Body cam recordings will be used as evidence
NASSAU, BAHAMAS – Six companies have successfully submitted proposals in the competitive race to secure the contract to supply the Royal Bahamas Police Force with 200 body cameras, 200 dash cameras and a software system to manage the footage, Minister of National Security Marvin Dames told Eyewitness News Online.
The government issued a request for proposals in February.
The deadline to submit a proposal was March 25.
The government expects to make an announcement on the successful bidder by April 9 and execute an agreement by April 23.
“There were at least six companies who would have responded to the RFP.
“Now, the team will go to work to begin narrowing down [the list] and making a selection on who would be the preferred company and making some recommendations…
“It will probably take a few weeks or so and so I am hoping that — we are now at the end of March — sometime in April we should have a good idea as to which company would have won the bid to service the provider for the body cams.”
Asked how many of the bidders are Bahamian companies, the minister said he was not aware of the specific breakdown, but believes the majority of companies were non-Bahamian.
“I suspect — because we don’t have the technology here — in all likelihood it would be a foreign company supported by Bahamians, in partnership with Bahamians,” Dames said.
“I suspect that will be the approach, so we shall see.”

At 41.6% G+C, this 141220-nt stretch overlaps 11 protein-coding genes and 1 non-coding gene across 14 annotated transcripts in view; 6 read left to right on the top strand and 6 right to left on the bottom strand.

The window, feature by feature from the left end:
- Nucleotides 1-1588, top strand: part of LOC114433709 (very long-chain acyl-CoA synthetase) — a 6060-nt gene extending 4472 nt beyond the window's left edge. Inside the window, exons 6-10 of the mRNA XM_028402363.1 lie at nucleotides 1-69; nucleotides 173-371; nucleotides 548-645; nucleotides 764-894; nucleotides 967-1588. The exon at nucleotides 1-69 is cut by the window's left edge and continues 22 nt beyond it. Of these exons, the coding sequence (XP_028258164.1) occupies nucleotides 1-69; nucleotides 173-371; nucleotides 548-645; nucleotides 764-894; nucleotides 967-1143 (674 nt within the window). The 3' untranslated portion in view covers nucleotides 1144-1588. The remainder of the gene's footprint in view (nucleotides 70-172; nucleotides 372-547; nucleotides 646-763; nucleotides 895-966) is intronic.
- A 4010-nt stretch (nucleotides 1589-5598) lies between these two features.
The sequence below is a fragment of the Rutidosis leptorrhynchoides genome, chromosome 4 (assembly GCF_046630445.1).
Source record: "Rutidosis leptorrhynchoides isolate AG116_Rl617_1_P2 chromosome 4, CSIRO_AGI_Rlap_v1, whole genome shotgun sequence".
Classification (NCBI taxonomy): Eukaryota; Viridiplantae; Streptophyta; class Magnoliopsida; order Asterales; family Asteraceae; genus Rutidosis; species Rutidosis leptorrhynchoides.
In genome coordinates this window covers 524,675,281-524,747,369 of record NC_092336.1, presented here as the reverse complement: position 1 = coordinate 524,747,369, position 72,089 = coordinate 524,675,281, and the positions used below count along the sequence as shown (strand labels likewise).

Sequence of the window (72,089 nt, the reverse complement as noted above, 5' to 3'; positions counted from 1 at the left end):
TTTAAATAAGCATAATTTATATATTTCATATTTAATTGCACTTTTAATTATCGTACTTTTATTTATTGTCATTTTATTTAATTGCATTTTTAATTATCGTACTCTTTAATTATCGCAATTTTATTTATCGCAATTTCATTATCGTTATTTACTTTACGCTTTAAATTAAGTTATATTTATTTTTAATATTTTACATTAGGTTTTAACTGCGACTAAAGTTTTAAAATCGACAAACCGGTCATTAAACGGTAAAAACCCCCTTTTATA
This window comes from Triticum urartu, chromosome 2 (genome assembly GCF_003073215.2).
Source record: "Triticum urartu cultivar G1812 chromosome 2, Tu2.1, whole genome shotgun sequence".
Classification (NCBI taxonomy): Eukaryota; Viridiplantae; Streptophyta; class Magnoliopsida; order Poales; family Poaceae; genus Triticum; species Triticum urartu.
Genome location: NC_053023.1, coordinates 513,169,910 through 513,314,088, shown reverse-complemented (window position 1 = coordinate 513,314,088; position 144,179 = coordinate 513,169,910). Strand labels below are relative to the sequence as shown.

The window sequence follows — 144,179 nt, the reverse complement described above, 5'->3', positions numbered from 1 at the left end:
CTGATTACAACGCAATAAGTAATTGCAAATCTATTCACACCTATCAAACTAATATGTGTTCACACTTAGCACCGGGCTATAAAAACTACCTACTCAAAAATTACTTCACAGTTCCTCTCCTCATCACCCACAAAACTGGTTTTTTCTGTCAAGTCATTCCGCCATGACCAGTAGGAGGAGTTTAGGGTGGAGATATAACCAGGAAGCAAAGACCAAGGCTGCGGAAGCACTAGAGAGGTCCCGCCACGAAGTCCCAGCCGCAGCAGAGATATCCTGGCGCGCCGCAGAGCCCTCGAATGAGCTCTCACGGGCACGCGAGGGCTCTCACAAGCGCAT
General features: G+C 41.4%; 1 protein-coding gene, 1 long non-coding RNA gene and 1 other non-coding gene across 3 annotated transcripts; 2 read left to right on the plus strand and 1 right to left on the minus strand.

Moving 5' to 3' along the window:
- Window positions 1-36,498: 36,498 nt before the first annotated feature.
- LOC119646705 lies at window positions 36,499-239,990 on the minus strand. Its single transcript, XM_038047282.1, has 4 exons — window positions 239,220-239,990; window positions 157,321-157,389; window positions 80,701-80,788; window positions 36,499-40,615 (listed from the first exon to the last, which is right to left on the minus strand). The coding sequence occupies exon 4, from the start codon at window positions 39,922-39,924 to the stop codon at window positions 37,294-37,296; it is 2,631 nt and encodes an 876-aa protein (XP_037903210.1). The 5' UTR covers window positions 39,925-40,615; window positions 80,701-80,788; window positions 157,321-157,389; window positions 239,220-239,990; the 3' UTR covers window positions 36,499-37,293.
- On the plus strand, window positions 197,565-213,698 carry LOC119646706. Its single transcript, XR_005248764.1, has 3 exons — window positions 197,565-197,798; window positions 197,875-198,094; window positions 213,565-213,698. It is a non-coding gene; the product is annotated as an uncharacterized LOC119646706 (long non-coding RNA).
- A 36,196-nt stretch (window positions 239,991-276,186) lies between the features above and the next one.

The RFP calls for the successful bidder to provide 200 body-worn cameras, 200 dash cameras and video storage solution for the Force.
There are approximately 2,600 officers – 410 senior officers and 2,190 junior officers, spread across the archipelago, according to a 2018 manpower audit.
When asked whether the number of cameras being sought will provide sufficient coverage of officers in the field, Dames said the 200 body cameras and 200 dash cameras represent a “good start” for coverage in New Providence.
He said he expects the police force to ultimately acquire a few hundred cameras over time as coverage is expanded on Grand Bahama and other major Family Islands.
“What we are looking at really is ensuring that those frontline officers, who are on the streets on a daily basis, especially those persons who work within the mobile patrol division and who are in divisions in New Providence on a daily basis, will be wearing body cams,” Dames said.
“If you break that down per day, per shift, 200 is a lot because that should put us in a good position to cover the streets of New Providence.
Thirty-four of the force worked as uniformed officers on the front lines.
“Those body cams would be worn and change over per shift of course, so that’s a good start.”
It has been proposed that the use of the technology will modernize law enforcement, and aid in further protecting officers and civilians.
Incidents of police-involved shootings last year prompted questions about the acquisition of body cameras.
There were 11 fatal police-involved shootings and nine non-fatal police-involved shootings last year.
All police0involved shootings are forward to the Coroner’s Court.
Dames was asked whether footage captured, particularly in incidents where an officer shoots someone will be released to the public.
He said the footage will be used as evidence and will have “chain of custody” that does not allow for interference, however, there was no indication that the public will be able to view the footage prior to or outside of the court process.